Whether a cure must be done on three consecutive days, or whether three prayers are said, or
whether three food items must be eaten, the repetition of the number three is a given,
regardless of cure type.
Instinctively, many would connect this to the Trinity in Christianity; The Father, Son, and Holy
Spirit. While many of the prayers that go alongside giving the cure involve these words, doing
something three times may in fact be older than Christianity itself. In fact, the Trinity in Christian
tradition may have been influenced by Celtic symbolism rather than the Judaic-Greco
background of the religion. According to Peter Berresford Ellis in his book, A Dictionary of Irish
Mythology, in Poitiers in France in about 350 C.E, Bishop Hilary was a native Celt who
significantly influenced the Christian religion. His book De Trinitate defined the concept of a Holy
Trinity, which no doubt emerged from his understanding of triple Gods and Goddesses that exist
as three-in-one spirits in Celtic religions.
The Lebor Gabála, The Book of Invasions, is a medieval text that documents the pseudo history of early Ireland. The Tuatha dé Danann, the people of the Goddess Danu, were a mythological race of people who inhabited Ireland before the Sons of Míl, the modern day Irish arrived. Dáithí Ó’hÓgáin demonstrates the power of the number three in early Irish myth by highlighting various triple Gods and Goddesses throughout his intensive dissection of Irish mythology in his book, The Lore of Ireland. In fact, the very name of this country in Irish, Éire, takes it’s name from a triple land Goddess- Ériu, Banba and Fódla.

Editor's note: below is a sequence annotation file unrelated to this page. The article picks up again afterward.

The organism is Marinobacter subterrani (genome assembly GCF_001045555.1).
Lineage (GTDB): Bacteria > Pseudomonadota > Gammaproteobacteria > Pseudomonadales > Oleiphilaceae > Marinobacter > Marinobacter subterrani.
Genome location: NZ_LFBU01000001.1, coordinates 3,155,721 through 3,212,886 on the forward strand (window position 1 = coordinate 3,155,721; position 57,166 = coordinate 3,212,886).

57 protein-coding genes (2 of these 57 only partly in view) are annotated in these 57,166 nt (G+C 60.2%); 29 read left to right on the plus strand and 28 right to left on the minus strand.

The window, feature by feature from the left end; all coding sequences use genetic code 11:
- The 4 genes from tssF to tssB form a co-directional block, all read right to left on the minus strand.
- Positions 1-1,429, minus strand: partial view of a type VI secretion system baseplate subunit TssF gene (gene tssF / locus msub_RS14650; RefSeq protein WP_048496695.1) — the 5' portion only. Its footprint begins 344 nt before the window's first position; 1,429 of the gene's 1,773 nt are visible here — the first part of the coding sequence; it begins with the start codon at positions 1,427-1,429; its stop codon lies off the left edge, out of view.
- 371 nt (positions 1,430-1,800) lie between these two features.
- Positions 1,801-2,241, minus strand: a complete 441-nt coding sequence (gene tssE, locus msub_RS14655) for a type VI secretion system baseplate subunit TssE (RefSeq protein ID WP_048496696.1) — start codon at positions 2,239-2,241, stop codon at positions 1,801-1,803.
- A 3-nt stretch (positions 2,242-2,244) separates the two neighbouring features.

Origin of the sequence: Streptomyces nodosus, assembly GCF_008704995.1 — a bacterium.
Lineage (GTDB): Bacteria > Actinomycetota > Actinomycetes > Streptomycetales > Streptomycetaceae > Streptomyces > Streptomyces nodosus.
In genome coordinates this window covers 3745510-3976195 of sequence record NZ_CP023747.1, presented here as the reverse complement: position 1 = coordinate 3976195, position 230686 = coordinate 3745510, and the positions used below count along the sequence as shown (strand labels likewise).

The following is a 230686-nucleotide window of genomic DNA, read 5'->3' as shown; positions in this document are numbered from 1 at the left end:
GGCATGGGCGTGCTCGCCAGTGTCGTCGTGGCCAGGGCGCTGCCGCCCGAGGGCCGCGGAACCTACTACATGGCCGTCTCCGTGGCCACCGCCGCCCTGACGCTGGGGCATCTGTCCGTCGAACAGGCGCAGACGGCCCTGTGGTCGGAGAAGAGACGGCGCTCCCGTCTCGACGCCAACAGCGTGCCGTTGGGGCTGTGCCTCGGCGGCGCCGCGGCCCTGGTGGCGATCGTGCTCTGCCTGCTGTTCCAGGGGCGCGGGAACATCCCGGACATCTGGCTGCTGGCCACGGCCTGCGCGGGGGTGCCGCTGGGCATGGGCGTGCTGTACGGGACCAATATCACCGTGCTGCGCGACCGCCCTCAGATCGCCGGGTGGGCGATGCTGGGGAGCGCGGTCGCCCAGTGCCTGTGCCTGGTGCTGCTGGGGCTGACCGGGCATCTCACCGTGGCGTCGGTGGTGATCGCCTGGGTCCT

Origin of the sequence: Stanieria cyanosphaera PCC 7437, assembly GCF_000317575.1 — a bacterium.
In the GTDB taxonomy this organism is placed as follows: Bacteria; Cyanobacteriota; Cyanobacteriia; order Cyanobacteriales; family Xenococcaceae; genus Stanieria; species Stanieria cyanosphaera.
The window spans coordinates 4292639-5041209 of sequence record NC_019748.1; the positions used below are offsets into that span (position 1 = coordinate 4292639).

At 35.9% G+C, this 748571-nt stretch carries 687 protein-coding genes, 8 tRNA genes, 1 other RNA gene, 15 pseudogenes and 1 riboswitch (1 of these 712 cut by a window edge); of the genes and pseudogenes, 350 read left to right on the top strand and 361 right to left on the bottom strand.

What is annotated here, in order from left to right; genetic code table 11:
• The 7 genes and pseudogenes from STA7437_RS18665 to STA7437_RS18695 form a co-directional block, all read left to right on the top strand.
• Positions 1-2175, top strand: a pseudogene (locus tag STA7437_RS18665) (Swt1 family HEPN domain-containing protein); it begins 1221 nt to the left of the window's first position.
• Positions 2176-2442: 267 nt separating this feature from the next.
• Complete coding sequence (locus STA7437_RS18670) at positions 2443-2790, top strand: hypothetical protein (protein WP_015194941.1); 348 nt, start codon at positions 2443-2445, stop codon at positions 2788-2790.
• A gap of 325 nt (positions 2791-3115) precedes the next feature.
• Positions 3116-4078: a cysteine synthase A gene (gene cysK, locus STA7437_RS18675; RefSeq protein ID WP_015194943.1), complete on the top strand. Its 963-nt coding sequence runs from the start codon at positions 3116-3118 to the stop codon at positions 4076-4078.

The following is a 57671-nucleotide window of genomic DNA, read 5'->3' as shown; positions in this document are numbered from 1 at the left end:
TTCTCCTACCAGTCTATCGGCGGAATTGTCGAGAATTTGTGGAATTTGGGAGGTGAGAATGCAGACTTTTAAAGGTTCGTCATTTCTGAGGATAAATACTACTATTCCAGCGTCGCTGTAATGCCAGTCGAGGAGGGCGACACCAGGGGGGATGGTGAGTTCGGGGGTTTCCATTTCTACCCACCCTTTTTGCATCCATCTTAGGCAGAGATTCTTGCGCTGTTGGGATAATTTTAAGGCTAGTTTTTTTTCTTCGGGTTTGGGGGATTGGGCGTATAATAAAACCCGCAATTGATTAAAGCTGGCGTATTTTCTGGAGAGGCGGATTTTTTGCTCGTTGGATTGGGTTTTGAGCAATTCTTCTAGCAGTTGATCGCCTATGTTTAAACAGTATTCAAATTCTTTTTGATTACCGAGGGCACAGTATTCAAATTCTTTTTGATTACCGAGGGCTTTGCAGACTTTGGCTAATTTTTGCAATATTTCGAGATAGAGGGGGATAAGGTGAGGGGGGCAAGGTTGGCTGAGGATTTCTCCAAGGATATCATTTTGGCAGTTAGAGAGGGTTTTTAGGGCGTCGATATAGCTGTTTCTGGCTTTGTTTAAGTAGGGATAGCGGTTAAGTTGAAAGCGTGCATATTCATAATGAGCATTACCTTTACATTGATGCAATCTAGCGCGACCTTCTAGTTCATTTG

Predating the Celts by 2500, the tri-spiral at the passage tomb at Newgrange, Co Meath uses
three spirals that connect in the centre, although its meaning has been lost to time. It is the most
famous Irish Megalithic symbol but certainly not the only Irish design to incorporate a triple motif.
I can see the patterns between the practices from each conversation I have with a healer. Each time they involve the number three, or even it’s multiples, six or nine, into their methods, I reflect on how ancient this repetition is, unbeknownst to them, as they innocently but firmly stick to a reoccurring symbol that is laced in superstition and belief- the rule of three.
Berresford Ellis,Peter. “Triads”. A Dictionary of Irish Mythology. London. Constable and
“Newgrange Tri Spiral”. Newgrange.com. https://www.newgrange.com/tri-spiral.htm
Ó’hÓgáin, Dáithí. The Lore of Ireland; An Encyclopaedia of Myth,Legend and Romance. Cork. The Collins Press. 2006.